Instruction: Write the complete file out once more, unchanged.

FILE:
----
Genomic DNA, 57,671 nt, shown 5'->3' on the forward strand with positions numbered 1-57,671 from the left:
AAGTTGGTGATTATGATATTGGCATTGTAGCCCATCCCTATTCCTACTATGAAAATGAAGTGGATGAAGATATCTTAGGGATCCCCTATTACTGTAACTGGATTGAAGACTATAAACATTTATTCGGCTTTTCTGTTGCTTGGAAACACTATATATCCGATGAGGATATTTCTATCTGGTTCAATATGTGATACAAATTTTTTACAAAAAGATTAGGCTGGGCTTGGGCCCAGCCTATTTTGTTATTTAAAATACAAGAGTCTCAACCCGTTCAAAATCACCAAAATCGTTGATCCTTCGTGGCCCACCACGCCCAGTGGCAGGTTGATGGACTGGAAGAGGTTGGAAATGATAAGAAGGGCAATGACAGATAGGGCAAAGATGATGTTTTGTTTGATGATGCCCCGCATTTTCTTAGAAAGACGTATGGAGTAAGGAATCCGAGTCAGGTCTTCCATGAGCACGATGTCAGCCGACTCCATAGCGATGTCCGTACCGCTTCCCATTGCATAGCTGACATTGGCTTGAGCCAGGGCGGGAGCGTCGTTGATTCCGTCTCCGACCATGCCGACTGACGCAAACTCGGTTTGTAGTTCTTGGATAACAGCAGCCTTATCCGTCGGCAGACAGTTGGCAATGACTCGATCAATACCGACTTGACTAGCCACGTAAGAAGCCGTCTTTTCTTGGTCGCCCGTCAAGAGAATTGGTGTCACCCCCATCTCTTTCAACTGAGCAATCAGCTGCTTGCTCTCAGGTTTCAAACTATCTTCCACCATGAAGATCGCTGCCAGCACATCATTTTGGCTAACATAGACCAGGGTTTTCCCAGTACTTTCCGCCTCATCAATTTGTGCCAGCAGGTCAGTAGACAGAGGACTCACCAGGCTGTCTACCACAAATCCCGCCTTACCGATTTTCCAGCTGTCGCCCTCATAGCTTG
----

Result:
Genomic DNA, 57,671 nt, shown 5'->3' on the forward strand with positions numbered 1-57,671 from the left:
AAGTTGGTGATTATGATATTGGCATTGTAGCCCATCCCTATTCCTACTATGAAAATGAAGTGGATGAAGATATCTTAGGGATCCCCTATTACTGTAACTGGATTGAAGACTATAAACATTTATTCGGCTTTTCTGTTGCTTGGAAACACTATATATCCGATGAGGATATTTCTATCTGGTTCAATATGTGATACAAATTTTTTACAAAAAGATTAGGCTGGGCTTGGGCCCAGCCTATTTTGTTATTTAAAATACAAGAGTCTCAACCCGTTCAAAATCACCAAAATCGTTGATCCTTCGTGGCCCACCACGCCCAGTGGCAGGTTGATGGACTGGAAGAGGTTGGAAATGATAAGAAGGGCAATGACAGATAGGGCAAAGATGATGTTTTGTTTGATGATGCCCCGCATTTTCTTAGAAAGACGTATGGAGTAAGGAATCCGAGTCAGGTCTTCCATGAGCACGATGTCAGCCGACTCCATAGCGATGTCCGTACCGCTTCCCATTGCATAGCTGACATTGGCTTGAGCCAGGGCGGGAGCGTCGTTGATTCCGTCTCCGACCATGCCGACTGACGCAAACTCGGTTTGTAGTTCTTGGATAACAGCAGCCTTATCCGTCGGCAGACAGTTGGCAATGACTCGATCAATACCGACTTGACTAGCCACGTAAGAAGCCGTCTTTTCTTGGTCGCCCGTCAAGAGAATTGGTGTCACCCCCATCTCTTTCAACTGAGCAATCAGCTGCTTGCTCTCAGGTTTCAAACTATCTTCCACCATGAAGATCGCTGCCAGCACATCATTTTGGCTAACATAGACCAGGGTTTTCCCAGTACTTTCCGCCTCATCAATTTGTGCCAGCAGGTCAGTAGACAGAGGACTCACCAGGCTGTCTACCACAAATCCCGCCTTACCGATTTTCCAGCTGTCGCCCTCATAGCTTG